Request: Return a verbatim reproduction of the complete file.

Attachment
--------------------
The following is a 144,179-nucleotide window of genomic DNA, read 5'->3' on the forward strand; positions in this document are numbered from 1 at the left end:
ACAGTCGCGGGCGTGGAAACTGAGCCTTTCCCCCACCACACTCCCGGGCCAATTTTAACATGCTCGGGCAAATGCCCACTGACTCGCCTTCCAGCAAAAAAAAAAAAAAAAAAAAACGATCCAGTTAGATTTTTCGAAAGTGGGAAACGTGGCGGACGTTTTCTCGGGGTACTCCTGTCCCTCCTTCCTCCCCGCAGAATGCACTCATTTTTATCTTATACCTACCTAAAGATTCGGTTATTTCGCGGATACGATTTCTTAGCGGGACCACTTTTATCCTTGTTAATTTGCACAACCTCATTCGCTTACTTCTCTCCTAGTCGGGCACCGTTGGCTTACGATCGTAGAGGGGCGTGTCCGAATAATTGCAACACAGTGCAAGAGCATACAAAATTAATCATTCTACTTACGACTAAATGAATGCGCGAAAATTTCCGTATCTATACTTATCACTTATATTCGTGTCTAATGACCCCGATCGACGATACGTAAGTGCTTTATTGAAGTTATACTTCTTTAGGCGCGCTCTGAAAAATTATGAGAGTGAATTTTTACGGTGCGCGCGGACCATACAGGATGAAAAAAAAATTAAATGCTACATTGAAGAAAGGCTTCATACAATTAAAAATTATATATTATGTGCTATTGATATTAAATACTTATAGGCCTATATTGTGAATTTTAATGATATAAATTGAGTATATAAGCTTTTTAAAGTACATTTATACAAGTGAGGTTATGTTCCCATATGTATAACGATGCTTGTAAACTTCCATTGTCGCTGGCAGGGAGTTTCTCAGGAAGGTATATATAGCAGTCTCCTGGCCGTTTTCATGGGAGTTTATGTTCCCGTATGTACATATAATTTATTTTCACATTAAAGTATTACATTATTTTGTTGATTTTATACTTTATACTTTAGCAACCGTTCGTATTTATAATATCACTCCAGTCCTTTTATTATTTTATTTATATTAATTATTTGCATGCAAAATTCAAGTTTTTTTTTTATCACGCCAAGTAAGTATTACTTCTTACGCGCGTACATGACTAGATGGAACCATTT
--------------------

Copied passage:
The following is a 144,179-nucleotide window of genomic DNA, read 5'->3' on the forward strand; positions in this document are numbered from 1 at the left end:
ACAGTCGCGGGCGTGGAAACTGAGCCTTTCCCCCACCACACTCCCGGGCCAATTTTAACATGCTCGGGCAAATGCCCACTGACTCGCCTTCCAGCAAAAAAAAAAAAAAAAAAAAACGATCCAGTTAGATTTTTCGAAAGTGGGAAACGTGGCGGACGTTTTCTCGGGGTACTCCTGTCCCTCCTTCCTCCCCGCAGAATGCACTCATTTTTATCTTATACCTACCTAAAGATTCGGTTATTTCGCGGATACGATTTCTTAGCGGGACCACTTTTATCCTTGTTAATTTGCACAACCTCATTCGCTTACTTCTCTCCTAGTCGGGCACCGTTGGCTTACGATCGTAGAGGGGCGTGTCCGAATAATTGCAACACAGTGCAAGAGCATACAAAATTAATCATTCTACTTACGACTAAATGAATGCGCGAAAATTTCCGTATCTATACTTATCACTTATATTCGTGTCTAATGACCCCGATCGACGATACGTAAGTGCTTTATTGAAGTTATACTTCTTTAGGCGCGCTCTGAAAAATTATGAGAGTGAATTTTTACGGTGCGCGCGGACCATACAGGATGAAAAAAAAATTAAATGCTACATTGAAGAAAGGCTTCATACAATTAAAAATTATATATTATGTGCTATTGATATTAAATACTTATAGGCCTATATTGTGAATTTTAATGATATAAATTGAGTATATAAGCTTTTTAAAGTACATTTATACAAGTGAGGTTATGTTCCCATATGTATAACGATGCTTGTAAACTTCCATTGTCGCTGGCAGGGAGTTTCTCAGGAAGGTATATATAGCAGTCTCCTGGCCGTTTTCATGGGAGTTTATGTTCCCGTATGTACATATAATTTATTTTCACATTAAAGTATTACATTATTTTGTTGATTTTATACTTTATACTTTAGCAACCGTTCGTATTTATAATATCACTCCAGTCCTTTTATTATTTTATTTATATTAATTATTTGCATGCAAAATTCAAGTTTTTTTTTTATCACGCCAAGTAAGTATTACTTCTTACGCGCGTACATGACTAGATGGAACCATTT